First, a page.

Although IAG was associated with toxicity, it is noteworthy that there was no peripheral neuropathy. Despite the toxicity, 100% of patients received at least 1 cycle of IAG, 93% received at least 2 cycles, and 61% received 3 cycles. Although the sequential therapy we investigated does not appear to be suitable for use outside the setting of dedicated, multispecialty care, IAG may be an attractive option for fit patients with pre-existing peripheral neuropathy or hearing loss who are at risk for worsening of these conditions with the receipt of cisplatin-based chemotherapy. However, our experience suggests that, to tolerate high-dose ifosfamide in this elderly patient group, patients must have adequate renal function (defined as a creatinine clearance of approximately ≥50 mL/minute), and nephrostomy tubes must be used in the setting of obstructed kidneys. We also observed that this regimen is difficult for most patients in their 80s to tolerate, and we would not recommend its use in this age group.

We used clinical criteria to select for patients with a higher risk of having extra-organ extension or lymph node involvement at cystectomy. In a previous clinical trial in which patients were randomized either to undergo initial cystectomy or to receive neoadjuvant chemotherapy, the presence of these high-risk features was associated with clinical up-staging in 86% of patients who underwent initial surgery.11 Patients who had muscle-invasive tumors only (without high-risk features) were not eligible for this trial; and, at our institution, these patients traditionally have undergone initial cystectomy followed by the receipt of adjuvant chemotherapy in the presence of extra-organ extension or lymph node involvement. A retrospective review of our experience with this strategy suggests that we can achieve similar long-term outcomes, sparing many patients from the toxicity of systemic chemotherapy (article in preparation). This is especially important when avoiding toxicity of chemotherapy in a population of patients that frequently includes elderly individuals with comorbid medical conditions.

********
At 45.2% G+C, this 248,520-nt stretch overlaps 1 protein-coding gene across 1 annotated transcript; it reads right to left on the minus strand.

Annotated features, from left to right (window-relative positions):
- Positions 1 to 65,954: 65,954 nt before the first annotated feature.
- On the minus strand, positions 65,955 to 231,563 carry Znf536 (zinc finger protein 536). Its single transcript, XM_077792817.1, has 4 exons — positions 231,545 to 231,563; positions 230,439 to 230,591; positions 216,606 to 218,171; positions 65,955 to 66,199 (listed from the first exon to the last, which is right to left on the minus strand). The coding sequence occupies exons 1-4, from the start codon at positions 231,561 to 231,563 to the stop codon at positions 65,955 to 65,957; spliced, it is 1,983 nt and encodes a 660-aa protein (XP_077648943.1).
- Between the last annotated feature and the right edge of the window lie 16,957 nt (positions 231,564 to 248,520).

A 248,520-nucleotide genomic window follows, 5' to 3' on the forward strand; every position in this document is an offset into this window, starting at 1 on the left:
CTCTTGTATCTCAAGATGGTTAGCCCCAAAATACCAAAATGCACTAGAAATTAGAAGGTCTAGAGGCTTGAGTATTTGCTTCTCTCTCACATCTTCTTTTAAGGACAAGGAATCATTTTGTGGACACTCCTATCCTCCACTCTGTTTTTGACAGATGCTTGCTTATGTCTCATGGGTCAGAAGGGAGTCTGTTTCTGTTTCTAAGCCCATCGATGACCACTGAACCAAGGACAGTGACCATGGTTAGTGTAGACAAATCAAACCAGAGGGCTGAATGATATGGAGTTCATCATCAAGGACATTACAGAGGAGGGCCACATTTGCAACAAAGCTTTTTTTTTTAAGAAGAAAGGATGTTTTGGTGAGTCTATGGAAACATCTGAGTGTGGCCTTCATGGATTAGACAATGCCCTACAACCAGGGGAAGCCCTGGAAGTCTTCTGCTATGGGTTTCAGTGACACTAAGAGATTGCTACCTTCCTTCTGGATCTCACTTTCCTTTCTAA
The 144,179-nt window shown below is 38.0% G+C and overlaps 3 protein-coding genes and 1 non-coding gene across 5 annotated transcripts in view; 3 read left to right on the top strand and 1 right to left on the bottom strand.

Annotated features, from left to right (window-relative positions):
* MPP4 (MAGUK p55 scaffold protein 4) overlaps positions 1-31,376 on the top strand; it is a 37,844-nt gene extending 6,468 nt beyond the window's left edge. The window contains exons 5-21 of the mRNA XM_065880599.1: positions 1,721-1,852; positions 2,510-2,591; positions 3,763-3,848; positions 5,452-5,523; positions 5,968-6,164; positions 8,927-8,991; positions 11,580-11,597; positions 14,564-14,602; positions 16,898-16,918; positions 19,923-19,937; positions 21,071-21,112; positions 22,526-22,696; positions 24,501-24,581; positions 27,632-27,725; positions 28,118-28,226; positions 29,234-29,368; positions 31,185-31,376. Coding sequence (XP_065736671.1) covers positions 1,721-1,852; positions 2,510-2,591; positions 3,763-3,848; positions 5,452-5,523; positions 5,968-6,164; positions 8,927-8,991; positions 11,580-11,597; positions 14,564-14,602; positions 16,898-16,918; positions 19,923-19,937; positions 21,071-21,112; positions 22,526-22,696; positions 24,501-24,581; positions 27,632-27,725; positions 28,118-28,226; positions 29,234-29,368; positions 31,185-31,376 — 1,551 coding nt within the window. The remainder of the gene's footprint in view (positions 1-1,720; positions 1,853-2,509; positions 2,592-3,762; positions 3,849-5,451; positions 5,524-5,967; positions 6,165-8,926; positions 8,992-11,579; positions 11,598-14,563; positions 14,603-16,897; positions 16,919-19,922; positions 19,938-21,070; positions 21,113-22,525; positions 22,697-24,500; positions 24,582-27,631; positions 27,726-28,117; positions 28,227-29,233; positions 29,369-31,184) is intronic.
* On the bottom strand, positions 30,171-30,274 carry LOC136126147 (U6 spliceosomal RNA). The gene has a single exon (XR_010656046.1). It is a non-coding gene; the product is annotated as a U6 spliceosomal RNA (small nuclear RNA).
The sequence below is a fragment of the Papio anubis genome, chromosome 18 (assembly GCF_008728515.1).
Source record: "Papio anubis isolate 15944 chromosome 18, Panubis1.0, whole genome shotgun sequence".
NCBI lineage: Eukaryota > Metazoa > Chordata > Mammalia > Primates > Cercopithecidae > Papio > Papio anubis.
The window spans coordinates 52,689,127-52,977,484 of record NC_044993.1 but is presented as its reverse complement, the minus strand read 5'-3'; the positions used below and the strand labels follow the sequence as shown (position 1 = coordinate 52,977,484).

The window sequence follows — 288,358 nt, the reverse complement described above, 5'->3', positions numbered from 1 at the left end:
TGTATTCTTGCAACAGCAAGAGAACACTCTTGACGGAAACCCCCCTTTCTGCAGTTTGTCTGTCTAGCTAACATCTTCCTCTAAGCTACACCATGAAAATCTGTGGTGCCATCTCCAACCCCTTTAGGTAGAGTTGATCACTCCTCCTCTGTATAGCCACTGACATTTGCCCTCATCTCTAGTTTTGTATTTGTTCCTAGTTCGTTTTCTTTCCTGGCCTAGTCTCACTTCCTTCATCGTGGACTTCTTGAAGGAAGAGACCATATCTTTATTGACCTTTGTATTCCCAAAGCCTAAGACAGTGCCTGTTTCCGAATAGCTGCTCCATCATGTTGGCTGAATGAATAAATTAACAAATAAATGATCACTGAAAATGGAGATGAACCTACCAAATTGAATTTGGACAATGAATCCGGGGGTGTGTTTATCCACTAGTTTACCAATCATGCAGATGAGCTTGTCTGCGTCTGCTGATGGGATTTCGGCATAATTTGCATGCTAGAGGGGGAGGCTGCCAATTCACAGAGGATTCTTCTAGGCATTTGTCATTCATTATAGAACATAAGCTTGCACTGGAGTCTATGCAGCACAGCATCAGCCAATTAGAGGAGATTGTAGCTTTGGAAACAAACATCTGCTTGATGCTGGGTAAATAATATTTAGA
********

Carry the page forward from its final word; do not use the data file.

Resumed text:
However, the application of our high-risk criteria may be difficult to apply in the community setting. For example, distinguishing between lymphovascular invasion and a retraction artifact in a TUR specimen requires an experienced pathologist. Examination under anesthesia to determine whether there is tumor beyond the wall of the bladder requires a urologist skilled in this examination and a thorough TUR. The treatment we describe is a truly multidisciplinary collaboration between urologists, pathologists, and genitourinary medical oncologists that may be difficult to achieve outside the context of a tertiary center.